• DO allow yourself flexibility on a vegan diet. In my opinion, there’s nothing worse for ED recovery than hard-and-fast food rules. That’s why many recovery warriors turned vegans shy away from the “vegan” label, and instead choose to call themselves “plant-based” or “vegan-ish.” In other words, I believe that if you’re craving a Wendy’s Baconater, the healthiest option for your mental state is to eat the damn Baconater and move on with your life – and your vegan diet – the next day!
  • DON’T engage with radical veganism. Basically, stay away from animal rights marches, PETA events and the comments section of literally any vegan YouTube video or social media post ever. There is a small, yet significant subset of the vegan community dedicated to tearing apart anyone who questions or “cheats on” their vegan lifestyle. As someone in ED recovery, you may be more vulnerable to this type of radical language – so instead of training yourself not to fall for it, I say just avoid the “vegan shaming” altogether. After all, most people who love animals or care about the environment aren’t willing to go vegan – so you’re already making more of an effort than most by eating vegan 80-90% of the time! (And vegan or not, you certainly don’t deserve to be cyberbullied.)
  • DO keep a food and mood journal like this one, at least for the first few weeks of your vegan transition. Keep a careful watch on how selecting vegan foods affects your mindset. If you begin to notice old thoughts or behaviors cropping up as you transition to a vegan diet, it may be a sign that you’re not at a good point in your recovery to go vegan, or that going vegan may be too triggering for you to undertake at this point in time.
  • DON’T go vegan without telling your doctor or therapist. Finally, you should always make your healthcare team aware of any choices you decide to make in your diet – especially if you are in recovery. Your therapist and doctor can both help you decide if a vegan diet is right for you at this point in your ED treatment. Plus, they can hold you accountable by paying attention to your thought patterns and weight respectively, in order to alert you if they feel your vegan diet may be triggering a relapse.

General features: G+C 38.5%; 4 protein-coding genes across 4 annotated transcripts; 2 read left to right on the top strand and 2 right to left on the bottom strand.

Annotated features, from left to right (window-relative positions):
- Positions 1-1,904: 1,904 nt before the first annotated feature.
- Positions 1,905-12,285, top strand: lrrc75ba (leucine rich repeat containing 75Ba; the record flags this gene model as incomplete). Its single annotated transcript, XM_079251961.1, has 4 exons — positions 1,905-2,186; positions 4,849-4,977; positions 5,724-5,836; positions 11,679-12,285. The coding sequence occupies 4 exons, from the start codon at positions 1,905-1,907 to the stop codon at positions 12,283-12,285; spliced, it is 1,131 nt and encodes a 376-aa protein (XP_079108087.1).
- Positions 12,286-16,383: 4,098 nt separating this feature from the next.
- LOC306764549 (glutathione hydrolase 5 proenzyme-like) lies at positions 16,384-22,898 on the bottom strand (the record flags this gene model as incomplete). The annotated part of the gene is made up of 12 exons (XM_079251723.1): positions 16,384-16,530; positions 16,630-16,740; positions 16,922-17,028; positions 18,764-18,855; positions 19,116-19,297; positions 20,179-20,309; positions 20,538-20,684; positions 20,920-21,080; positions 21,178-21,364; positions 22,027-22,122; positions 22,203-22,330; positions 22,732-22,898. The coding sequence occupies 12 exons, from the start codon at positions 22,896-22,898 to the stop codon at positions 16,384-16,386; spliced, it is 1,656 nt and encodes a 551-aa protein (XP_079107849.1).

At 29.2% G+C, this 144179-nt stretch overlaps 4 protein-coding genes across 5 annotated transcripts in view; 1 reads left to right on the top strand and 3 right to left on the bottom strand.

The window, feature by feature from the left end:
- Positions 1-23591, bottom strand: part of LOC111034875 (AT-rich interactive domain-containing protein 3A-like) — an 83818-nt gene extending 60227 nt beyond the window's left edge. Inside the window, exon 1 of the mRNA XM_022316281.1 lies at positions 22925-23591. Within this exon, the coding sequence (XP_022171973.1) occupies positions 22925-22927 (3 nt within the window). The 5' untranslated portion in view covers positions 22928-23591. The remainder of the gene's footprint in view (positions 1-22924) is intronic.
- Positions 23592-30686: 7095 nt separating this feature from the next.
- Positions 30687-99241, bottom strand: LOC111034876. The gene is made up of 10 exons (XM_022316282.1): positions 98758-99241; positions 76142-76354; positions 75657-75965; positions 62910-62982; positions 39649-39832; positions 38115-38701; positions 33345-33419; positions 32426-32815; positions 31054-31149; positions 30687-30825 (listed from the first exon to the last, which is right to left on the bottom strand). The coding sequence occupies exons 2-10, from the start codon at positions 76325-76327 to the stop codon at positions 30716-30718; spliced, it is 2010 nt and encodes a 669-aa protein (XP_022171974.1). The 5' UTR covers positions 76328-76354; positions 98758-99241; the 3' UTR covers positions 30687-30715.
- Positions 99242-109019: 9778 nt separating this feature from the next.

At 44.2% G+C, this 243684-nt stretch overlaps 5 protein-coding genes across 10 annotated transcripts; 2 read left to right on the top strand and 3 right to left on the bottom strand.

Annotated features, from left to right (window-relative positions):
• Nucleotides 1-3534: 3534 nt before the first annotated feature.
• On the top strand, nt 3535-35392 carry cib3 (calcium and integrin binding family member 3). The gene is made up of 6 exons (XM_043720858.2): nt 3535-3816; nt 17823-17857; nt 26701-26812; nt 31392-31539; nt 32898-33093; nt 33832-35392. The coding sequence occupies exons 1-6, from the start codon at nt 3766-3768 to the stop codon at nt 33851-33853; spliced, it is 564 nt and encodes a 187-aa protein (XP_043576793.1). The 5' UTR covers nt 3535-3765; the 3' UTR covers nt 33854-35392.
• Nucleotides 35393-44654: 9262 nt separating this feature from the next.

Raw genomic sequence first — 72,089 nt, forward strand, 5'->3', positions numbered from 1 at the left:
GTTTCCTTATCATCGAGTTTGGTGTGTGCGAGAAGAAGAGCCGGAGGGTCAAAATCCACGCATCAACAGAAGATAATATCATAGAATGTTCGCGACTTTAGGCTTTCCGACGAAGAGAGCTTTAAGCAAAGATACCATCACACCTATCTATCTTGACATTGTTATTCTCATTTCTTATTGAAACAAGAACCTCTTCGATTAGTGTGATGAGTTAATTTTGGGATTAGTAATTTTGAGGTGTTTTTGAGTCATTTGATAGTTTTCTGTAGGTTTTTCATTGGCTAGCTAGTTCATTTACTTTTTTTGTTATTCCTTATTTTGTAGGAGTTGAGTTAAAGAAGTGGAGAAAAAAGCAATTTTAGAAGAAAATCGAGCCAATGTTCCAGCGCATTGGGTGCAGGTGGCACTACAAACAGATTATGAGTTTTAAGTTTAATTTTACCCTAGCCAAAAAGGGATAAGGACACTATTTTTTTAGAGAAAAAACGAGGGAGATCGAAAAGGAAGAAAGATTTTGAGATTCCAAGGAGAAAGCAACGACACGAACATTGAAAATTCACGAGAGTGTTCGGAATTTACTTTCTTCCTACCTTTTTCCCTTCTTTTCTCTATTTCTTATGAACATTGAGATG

What are your thoughts on adopting a vegan diet in eating disorder recovery? Tweet me your thoughts @cozycounselor!

Social Work Study Materials to Bookmark Before Grad School

Hi, my name is Haley, and I am a last-semester senior who can’t wait to start social work school! So, how do I pass the time between study breaks?

I Google study aids for M.S.W. students, of course.

Confession: I will not be graduating with honors, or even a stellar GPA. Even if I got a 4.0 this semester, which – let’s face it – I probably won’t, I can’t earn higher than a 3.2 cumulative GPA. A couple of rocky semesters, both for my mental health and my grades, combined with the fact that I’m losing two semesters to early graduation mean that my chances of graduating cum laude are behind me.

…or are they? Confession #2: it’s never too late to bring your grades up! Determined to achieve my longtime goal of graduating with honors, I resolved that I would make this semester my best yet and learn the study skills and habits that will carry me through social work school to (hopefully!) graduate with the GPA I wish I had in undergrad.

One of the tricks I’ve learned along my journey toward raising my GPA is that one must never procrastinate if one aims to do well in their classes. Admittedly, this may have led to a bit of over-eager preparation for grad school – but ultimately, it resulted in this handy list of resources for you and me both to use in our journey through social work school!

I’m sure you’re thinking: after admitting that my grades are average at best, why should you take study advice from me of all people? Because it’s not the natural geniuses, for whom 4.0 GPAs and perfect GRE scores come easily to, who know how to teach the rest of us to study. It’s those of us who have been in your shoes, riding the #strugglebus alongside you, that know how difficult it is – and how much sheer will and determination it requires – to bring up your GPA when you’re just not a “school person.”

My advice for navigating this list is to start with the general study aids I’ve chosen. These are study skills and resources you can start using now to apply to graduate school later. Then, the further you progress in your social work career, the more you can explore and peruse the specific resources that will help you flourish in your chosen field.